Domain Name Freeze

Domain Name Freeze

Domain Name Freeze

Why is there a delay in the processing of new gTLDs for auction on registrar’s websites? If a domain name can be listed, as an auction-able item – on a registrar’s website – then why is it not possible for it to be featured as a premium domain name on the same portal?

The answer is that there is a monopoly on the new extensions by the registries creating the new gTLDs. Is this a conspiracy between registries and registrar’s to hike up or maintain the constant increase of the cost of new gTLDs? Perhaps there is a combined effort, albeit though not a conspiracy, as such. While a domain name owner cannot list their domain for sale as premium domain, this same gTLD is functioning as a super extension that can be sold with accompanying domains for a high yield price.

Many of the new gTLDs are not only not listed for a set period of time (not publicized or for public knowledge) as premium domain listings, but they are also not list-able at regular auction on registrar’s websites. There are alternative options such as mainstream and unrelated independent domain name auction websites, such as Cax.com: a division of Domaning.com, Afternic.com, Sedo.com and Flippa.com.

These independent auction websites (not directly connected with a registry or registrar) allow for listing of domain names, be they new gTLDs or well established existing domains. They charge a commission, of course, for use of their technology / auction portal to list a domain name. In some case there can be so-called success fees, which will accompany a seemingly standard commission fee. A success fee is an additional amount that is billed to the domain name owner who lists the domain name for auction / sale. The success fee is due to be paid when a domain name sells in a set time. This a kind perk that a domain auction website bestows upon itself to be paid courtesy of the domain name owner. Another fee that can detract from the sale amount is a percentage of the sale to be paid – not to the auction house / brokerage – to the second highest bidder. This novelty percentage amount is a consolation prize that is publicized throughout the auction period. In addition to being a reward for the second highest bidder, it is meant constantly increase the perceived value of the domain and foster high yield bids amongst contenders for ownership of the domain name.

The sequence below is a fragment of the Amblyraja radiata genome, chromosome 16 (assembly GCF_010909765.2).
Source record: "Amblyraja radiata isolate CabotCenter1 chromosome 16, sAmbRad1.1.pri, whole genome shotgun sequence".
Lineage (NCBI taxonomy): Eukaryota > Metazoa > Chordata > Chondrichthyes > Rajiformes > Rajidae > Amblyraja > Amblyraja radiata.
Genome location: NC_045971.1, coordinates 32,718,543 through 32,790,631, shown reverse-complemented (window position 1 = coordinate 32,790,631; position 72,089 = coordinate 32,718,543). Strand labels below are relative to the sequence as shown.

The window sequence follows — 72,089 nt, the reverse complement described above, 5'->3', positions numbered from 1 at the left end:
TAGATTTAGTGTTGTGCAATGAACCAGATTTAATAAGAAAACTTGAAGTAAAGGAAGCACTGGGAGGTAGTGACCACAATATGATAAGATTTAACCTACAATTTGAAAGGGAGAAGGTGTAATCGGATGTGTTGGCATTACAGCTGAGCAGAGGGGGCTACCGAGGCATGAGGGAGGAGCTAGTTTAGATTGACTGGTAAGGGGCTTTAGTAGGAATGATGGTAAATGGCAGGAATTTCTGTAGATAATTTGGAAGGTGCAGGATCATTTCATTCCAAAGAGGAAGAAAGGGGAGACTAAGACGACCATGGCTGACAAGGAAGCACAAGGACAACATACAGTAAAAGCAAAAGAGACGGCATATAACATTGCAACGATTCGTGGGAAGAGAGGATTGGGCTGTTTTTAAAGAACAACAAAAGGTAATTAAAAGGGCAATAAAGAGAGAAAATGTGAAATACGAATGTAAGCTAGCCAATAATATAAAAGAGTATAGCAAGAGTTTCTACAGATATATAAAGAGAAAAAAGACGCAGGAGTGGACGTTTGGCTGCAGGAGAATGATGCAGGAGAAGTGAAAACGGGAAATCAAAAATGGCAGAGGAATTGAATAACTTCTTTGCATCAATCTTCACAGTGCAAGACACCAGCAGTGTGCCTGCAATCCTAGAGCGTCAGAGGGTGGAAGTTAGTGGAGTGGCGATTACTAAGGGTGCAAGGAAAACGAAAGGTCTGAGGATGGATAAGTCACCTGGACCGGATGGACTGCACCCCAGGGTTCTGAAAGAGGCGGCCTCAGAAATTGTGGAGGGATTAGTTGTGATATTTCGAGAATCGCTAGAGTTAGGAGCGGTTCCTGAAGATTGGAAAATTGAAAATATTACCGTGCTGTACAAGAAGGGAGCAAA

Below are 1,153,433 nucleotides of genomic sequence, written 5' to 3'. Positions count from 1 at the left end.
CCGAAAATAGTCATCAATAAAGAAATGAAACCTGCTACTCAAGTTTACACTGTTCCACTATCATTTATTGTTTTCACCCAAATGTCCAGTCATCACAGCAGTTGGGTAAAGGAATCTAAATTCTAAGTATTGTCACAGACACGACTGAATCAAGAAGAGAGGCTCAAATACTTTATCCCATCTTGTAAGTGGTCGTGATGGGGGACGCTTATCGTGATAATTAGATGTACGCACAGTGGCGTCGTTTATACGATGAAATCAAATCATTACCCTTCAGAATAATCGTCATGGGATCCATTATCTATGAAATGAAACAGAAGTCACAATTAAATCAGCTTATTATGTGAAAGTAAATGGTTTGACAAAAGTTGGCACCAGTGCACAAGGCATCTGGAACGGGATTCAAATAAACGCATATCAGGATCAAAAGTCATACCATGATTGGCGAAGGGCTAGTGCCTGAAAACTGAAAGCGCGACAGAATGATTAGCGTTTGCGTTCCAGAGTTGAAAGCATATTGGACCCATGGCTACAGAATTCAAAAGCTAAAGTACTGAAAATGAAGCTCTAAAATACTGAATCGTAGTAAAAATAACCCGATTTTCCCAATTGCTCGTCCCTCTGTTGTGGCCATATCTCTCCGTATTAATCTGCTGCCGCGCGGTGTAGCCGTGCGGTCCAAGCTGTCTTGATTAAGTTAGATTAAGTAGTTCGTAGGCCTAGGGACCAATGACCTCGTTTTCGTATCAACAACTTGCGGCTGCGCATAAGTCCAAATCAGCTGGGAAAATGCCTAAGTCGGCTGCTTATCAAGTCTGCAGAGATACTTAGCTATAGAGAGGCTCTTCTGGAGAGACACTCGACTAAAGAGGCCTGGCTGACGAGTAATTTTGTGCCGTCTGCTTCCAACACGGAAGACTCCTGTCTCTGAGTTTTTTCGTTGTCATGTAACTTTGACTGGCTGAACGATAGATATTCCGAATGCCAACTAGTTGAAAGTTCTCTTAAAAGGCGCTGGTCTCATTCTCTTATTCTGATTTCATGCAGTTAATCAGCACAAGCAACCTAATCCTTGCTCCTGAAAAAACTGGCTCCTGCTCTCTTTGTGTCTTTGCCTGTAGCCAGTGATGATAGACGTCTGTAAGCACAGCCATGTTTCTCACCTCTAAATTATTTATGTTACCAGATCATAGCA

A domain name can also be offered for sale at fixed price generally and at a fixed buy now price. Even during an auction a domain name – in addition to having a minimum price for sale, which is known as a reserve – can be purchased at the buy now price set price. Potential buyers can also – on some domain name auction website – make an offer for a desired domain name.

Upon the successful sale of a domain name done – through an unaffiliated domain name auction website – payment will be likely be processed through what is termed as Escrow. This is a process whereby the domain will not be immediately transferred to the seemingly successful purchaser. Instead the payment will be held and its source will be verified and evaluated for a set time period (usually between five and ten days on the average). Once it is determined that the funds were paid and sent through a legitimate source, and that the funds are rightly those of the buyer, then the domain is processed for transfer. Usually a domain name is released by the owner and the owner or the owners’ agent / broker will transfer the domain name through and from the registrar where the domain name was purchase and hosted (the website associated with the domain name may be hosted elsewhere made possible by a process known as forwarding of name servers). A pass code / password to unlock the domain name will likely accompany a congratulatory letter / email that will be sent from the domain owner to the domain name purchaser. This code will need to be input in the DNS arena of the domain name to unlock it once the domain name ownership has actually been transferred into the buyer’s name.

This entire system can be quite complex. In addition to verifying that the domain name is not copyrighted, trademarked or otherwise encumbered / restricted for usage there is the bidding and acquisition process noted above. A wise domainer / domain name purchaser may do well to enlist / hire a capable Intellectual Property Lawyer for domain name transactions of any kind / type. One will likely be perturbed to find out / realize that a domain name is not usable because it is trademark. Imagine discovering this oddity after buying a theme or hiring a Web Developer / Web Designer to construct / design and market a website online. It is perhaps better to hire a competent professional in this highly specialized high-tech realm and pay a fee upfront, rather than to have majorly excessive costs after going through the entire proposed scenario.

 

 

 

 

 

 

 

 

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